In the five South Loop and Southwest Side wards (2nd, 11th, 13th, 19th, 23rd), including the gentrified areas south and west of the Loop plus Bridgeport and extending south to Beverly and Midway Airport, it ain’t what it used to be. The current ward bosses — John Daley (11th), Mike Madigan (13th), Tom Hynes (19th) and Bill Lipinski (23rd) — can’t deliver votes like they used to do. However, Daley, a county commissioner and the brother and son of former mayors, managed to get his nephew Patrick Daley Thompson elected 11th Ward alderman and aide Brian Hopkins elected 2nd Ward alderman.

The Hispanic vote is growing, but the residual political machines, while sputtering, still operate. Emanuel won 43,074-28,811 (with 59.9 percent of the vote. Daley’s 11th Ward went 7,634-4,805 (61.4 percent) for the mayor, Madigan’s 13th Ward 7,844-6,263 (55.6 percent), Hynes’ 19th Ward 11,921-8,165 (59.3 percent) and Lipinski’s 23rd Ward 6,373-4,874 (56.7 percent) for Garcia. Lipinski’s career is approaching the end. Emanuel got 28,741 votes in those wards in the municipal election. The runoff uptick was 14,333 votes.

Emanuel got 34,194 votes on the Southwest Side in 2011.

Second, the myth that black voters won’t vote for a Hispanic candidate was shown not to be true — to a degree. As demonstrated on April 7, if there’s no black candidate on the ballot, many don’t vote, but among those who do, a Hispanic candidate is not an unpalatable alternative, at least in contrast to a white candidate who is not perceived as friendly and indulgent.

In 2012 Barack Obama got 441,462 votes in the 18 black-majority wards. Although Emanuel was Obama’s White House chief of staff and the president endorsed Emanuel for re-election, Emanuel’s numbers were anemic compared to Obama’s. The 2015 municipal turnout in those wards was 195,373, 269,197 less than in 2012. Emanuel received 86,011 votes (44.0 percent of the total), to 47,774 for Garcia and with 61,618 votes scattered. In the runoff, turnout rose to 204,958, and Emanuel topped Garcia 106,511-98,447 (with 51.9 percent of the vote). Emanuel’s vote increased by 20,500 from the municipal election, and Garcia’s increased by 50,673, more than doubling

Voter registration in the black wards is 612,608. Of that number, only 204,958, barely a third, voted on April 7, and Emanuel got 106,511 votes — a dismal 17.3 percent of the total voter pool.

Third, the so-called "Sleeping Giant" — Chicago’s Hispanic voters — is still snoring. Hispanics comprise roughly 24 percent of the city’s population, but only about 310,000 of them are registered to vote. In the 13 Hispanic-majority wards (1st, 10th, 12th, 14th, 15th, 22nd, 25th, 26th, 30th, 31st, 33rd, 35th, 36th), Garcia beat Emanuel 69,297-41,146 (with 62.8 percent of the vote) in a turnout of just 111,542. Only 35.5 percent of registered voters in those wards voted.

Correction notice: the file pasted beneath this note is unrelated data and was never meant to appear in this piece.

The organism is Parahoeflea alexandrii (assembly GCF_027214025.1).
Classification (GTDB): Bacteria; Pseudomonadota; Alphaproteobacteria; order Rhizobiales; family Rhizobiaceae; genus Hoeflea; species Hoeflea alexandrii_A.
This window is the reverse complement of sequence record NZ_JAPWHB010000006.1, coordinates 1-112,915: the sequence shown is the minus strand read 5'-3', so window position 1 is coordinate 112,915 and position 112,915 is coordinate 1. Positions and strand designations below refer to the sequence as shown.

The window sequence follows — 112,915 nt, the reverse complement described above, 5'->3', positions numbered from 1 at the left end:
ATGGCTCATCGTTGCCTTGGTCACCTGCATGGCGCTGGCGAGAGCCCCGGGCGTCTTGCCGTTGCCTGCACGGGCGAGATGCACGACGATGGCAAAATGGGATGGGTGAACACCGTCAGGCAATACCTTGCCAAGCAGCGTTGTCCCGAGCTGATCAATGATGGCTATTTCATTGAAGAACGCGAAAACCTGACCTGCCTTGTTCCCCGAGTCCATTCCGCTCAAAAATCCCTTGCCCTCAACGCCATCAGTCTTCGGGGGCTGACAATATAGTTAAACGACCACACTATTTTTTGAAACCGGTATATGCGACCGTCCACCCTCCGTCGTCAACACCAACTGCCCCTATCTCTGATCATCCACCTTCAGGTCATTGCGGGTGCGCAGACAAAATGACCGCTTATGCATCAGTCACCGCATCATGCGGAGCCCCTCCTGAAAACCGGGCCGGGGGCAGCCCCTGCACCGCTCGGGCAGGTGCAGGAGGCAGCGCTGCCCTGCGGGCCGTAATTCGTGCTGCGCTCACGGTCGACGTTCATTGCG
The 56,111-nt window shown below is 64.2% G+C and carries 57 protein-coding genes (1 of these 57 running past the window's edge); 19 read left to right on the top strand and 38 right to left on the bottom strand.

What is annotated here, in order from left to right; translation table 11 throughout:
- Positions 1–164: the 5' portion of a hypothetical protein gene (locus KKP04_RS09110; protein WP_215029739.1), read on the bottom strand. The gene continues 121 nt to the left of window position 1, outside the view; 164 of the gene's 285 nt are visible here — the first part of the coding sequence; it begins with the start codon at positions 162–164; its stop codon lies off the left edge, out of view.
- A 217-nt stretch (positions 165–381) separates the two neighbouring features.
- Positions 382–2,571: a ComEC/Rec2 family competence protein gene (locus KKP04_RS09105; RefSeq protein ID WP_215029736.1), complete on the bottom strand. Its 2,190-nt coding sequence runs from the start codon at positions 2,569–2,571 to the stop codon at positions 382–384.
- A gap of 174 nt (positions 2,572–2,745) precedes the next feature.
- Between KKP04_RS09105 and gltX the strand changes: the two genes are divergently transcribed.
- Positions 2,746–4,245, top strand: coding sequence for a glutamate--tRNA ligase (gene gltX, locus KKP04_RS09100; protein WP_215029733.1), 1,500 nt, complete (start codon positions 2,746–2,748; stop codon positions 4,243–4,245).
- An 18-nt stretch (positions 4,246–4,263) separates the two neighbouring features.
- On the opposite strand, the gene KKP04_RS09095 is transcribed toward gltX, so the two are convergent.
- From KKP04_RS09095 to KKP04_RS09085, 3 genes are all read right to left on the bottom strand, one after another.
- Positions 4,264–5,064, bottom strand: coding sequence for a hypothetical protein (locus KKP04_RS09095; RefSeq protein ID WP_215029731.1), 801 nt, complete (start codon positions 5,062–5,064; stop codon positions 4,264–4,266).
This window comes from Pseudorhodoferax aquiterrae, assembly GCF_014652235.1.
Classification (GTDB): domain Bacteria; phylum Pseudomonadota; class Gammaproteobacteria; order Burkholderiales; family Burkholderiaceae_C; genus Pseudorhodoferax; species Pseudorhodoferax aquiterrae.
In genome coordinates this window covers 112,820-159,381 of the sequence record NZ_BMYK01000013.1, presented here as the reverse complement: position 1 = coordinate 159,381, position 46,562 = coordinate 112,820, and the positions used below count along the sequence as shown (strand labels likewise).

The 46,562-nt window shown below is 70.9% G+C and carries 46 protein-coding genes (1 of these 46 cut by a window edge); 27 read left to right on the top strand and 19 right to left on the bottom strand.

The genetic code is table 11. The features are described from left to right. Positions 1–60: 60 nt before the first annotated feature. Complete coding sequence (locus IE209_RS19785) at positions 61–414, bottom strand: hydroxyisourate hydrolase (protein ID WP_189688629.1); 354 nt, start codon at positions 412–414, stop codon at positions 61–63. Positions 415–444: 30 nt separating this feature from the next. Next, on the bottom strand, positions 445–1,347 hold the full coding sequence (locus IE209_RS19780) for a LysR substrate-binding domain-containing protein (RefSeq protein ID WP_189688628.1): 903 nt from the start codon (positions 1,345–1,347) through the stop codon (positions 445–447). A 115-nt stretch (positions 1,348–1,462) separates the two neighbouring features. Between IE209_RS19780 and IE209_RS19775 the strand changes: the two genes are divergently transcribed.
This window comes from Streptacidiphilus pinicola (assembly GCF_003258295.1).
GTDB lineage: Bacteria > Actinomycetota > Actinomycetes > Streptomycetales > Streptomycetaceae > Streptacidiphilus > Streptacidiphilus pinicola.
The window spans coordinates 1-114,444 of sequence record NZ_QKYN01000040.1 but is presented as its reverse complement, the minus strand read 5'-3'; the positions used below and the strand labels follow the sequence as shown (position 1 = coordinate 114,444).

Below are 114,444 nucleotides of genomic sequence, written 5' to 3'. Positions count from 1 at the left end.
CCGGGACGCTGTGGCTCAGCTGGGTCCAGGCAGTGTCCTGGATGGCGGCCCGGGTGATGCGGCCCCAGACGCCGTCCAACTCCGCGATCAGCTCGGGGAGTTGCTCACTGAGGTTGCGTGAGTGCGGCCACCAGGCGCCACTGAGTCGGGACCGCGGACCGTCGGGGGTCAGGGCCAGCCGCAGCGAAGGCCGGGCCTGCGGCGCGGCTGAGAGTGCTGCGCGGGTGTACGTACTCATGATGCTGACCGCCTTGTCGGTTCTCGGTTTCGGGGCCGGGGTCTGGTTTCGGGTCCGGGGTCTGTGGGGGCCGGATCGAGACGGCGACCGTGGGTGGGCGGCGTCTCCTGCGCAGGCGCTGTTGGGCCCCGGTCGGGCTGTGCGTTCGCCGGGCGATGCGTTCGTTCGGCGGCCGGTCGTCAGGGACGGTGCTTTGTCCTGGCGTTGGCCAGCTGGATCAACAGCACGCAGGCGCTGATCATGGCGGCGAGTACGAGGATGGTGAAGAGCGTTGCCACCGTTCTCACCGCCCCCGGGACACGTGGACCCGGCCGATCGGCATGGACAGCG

Despite the fact that a Hispanic candidate was on the ballot, Hispanic turnout failed to surge. Garcia lost to Emanuel by 72,600 votes. Garcia’s strategy was to get a Hispanic turnout of 55 to 60 percent and to win 75 percent of them. Garcia got 45,076 votes in the municipal election; he upped his vote in those wards in the runoff to 69,297, an increase of just 24,221. Clearly, for Hispanics, the 2015 election was no "Harold Washington moment." Garcia will remain a player on the city stage, but this was his only chance to make history. There was no black-Hispanic coalition, and there never will be. Future runoffs will be white versus black. Had Toni Preckwinkle or Karen Lewis run, black turnout would have soared and Emanuel likely would have lost.

Despite having spent $30 million during 2014-15 and having purchased 14,000 gross rating points on television, the mayor’s win was underwhelming. He is no longer a politician on the make, he is on the wane. Statewide office is now beyond his grasp. He will never be governor or senator, nor would any Democrat want him as a candidate for vice president. He has too much baggage, and he simply is not likable. He adds nothing to the ticket.

His predecessor, Rich Daley, after a close election in 1989, was re-elected with close to 70 percent of the vote. Daley’s "fatigue factor" surfaced after 20 years; for Emanuel it took only 4. Given the enormity of the city’s $20 billion pension shortfall and the draconian tax and revenue increases needed, there is little doubt that Emanuel will be unelectable by 2019. Emanuel’s sole bailout would be to get a spot in Hillary Clinton’s cabinet.

The jousting for 2019 has already begun, with the aldermen having to choose a new vice mayor to replace Ray Suarez, who was defeated.

Send e-mail to russ@russstewart. com or visit his Web site at www. russstewart.com.